|Title||Comparison of four outdoor pilot-scale photobioreactors|
|Author(s)||Vree, Jeroen H. De; Bosma, Rouke; Janssen, Marcel; Barbosa, Maria J.; Wijffels, René H.|
|Source||Biotechnology for Biofuels 8 (2015)1. - ISSN 1754-6834|
|Publication type||Refereed Article in a scientific journal|
|Keyword(s)||Areal productivity - Microalgae - Nannochloropsis sp. - Outdoor - Photobioreactors - Photosynthetic efficiency - Pilot-scale|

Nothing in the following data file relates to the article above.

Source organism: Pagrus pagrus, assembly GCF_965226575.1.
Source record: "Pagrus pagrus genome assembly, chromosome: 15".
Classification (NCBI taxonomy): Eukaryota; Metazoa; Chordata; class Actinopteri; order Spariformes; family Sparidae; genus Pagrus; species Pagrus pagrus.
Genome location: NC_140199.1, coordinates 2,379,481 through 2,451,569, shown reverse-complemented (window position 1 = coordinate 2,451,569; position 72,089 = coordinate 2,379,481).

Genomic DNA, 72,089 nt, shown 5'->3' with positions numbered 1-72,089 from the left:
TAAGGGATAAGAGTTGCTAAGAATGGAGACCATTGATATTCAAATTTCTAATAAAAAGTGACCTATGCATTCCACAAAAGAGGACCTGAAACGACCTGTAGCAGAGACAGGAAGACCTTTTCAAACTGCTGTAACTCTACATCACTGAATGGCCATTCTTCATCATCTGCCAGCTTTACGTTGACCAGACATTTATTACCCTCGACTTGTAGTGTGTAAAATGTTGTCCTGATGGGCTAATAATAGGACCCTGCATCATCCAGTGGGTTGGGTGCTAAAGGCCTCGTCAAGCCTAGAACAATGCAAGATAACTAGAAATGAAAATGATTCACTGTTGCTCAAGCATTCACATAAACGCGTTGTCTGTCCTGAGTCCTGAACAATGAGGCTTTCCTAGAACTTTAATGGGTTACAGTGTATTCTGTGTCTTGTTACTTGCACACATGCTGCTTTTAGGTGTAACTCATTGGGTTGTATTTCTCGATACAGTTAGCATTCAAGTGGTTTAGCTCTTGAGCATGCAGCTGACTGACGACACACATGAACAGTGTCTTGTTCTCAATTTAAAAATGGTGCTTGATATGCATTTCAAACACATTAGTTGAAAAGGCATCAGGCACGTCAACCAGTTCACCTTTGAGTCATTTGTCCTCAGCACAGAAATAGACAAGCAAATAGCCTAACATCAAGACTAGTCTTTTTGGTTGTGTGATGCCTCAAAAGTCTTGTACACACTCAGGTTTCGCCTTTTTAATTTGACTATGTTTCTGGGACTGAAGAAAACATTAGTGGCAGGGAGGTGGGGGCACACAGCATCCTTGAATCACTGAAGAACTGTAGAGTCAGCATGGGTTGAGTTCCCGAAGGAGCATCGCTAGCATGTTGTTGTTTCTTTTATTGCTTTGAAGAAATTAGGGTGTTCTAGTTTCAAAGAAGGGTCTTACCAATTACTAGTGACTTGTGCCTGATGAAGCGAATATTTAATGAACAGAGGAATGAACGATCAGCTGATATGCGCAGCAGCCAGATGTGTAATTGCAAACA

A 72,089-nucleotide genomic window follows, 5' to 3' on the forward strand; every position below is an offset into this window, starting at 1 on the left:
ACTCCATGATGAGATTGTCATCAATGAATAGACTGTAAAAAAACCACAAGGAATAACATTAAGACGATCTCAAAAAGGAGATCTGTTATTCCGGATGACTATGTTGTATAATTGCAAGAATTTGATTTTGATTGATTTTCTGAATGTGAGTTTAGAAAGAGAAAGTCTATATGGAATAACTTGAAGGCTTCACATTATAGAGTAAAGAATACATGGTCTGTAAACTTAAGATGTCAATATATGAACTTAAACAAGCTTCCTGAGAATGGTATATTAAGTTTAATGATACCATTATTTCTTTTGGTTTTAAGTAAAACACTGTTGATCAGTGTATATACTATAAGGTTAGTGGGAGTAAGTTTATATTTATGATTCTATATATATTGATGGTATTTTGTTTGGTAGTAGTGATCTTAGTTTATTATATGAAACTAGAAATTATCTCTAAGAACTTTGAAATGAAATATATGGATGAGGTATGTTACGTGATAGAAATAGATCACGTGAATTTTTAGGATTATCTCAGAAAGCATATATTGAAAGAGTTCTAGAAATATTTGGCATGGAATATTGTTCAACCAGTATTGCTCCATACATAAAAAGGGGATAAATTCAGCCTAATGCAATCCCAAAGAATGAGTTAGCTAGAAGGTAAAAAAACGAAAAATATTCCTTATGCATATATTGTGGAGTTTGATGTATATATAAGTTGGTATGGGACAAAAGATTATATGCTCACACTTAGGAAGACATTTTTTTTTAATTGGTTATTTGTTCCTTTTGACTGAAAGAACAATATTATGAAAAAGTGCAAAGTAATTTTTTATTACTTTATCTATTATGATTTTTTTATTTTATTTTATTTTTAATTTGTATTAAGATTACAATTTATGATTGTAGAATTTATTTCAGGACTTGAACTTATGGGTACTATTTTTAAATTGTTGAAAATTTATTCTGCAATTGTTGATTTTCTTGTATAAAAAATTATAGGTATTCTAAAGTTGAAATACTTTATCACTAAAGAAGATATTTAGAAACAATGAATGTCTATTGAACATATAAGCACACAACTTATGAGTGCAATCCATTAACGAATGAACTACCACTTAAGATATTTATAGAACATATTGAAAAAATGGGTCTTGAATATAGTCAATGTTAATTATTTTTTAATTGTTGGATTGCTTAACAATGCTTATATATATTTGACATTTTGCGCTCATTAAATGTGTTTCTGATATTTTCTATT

Background: Microalgae are a potential source of sustainable commodities of fuels, chemicals and food and feed additives. The current high production costs, as a result of the low areal productivities, limit the application of microalgae in industry. A first step is determining how the different production system designs relate to each other under identical climate conditions. The productivity and photosynthetic efficiency of Nannochloropsis sp. CCAP 211/78 cultivated in four different outdoor continuously operated pilot-scale photobioreactors under the same climatological conditions were compared. The optimal dilution rate was determined for each photobioreactor by operation of the different photobioreactors at different dilution rates. Results: In vertical photobioreactors, higher areal productivities and photosynthetic efficiencies, 19-24 g m-2 day-1 and 2.4-4.2 %, respectively, were found in comparison to the horizontal systems; 12-15 g m-2 day-1 and 1.5-1.8 %. The higher ground areal productivity in the vertical systems could be explained by light dilution in combination with a higher light capture. In the raceway pond low productivities were obtained, due to the long optical path in this system. Areal productivities in all systems increased with increasing photon flux densities up to a photon flux density of 30 mol m-2 day-1. Photosynthetic efficiencies remained constant in all systems with increasing photon flux densities. The highest photosynthetic efficiencies obtained were; 4.2 % for the vertical tubular photobioreactor, 3.8 % for the flat panel reactor, 1.8 % for the horizontal tubular reactor, and 1.5 % for the open raceway pond. Conclusions: Vertical photobioreactors resulted in higher areal productivities than horizontal photobioreactors because of the lower incident photon flux densities on the reactor surface. The flat panel photobioreactor resulted, among the vertical photobioreactors studied, in the highest average photosynthetic efficiency, areal and volumetric productivities due to the short optical path. Photobioreactor light interception should be further optimized to maximize ground areal productivity and photosynthetic efficiency.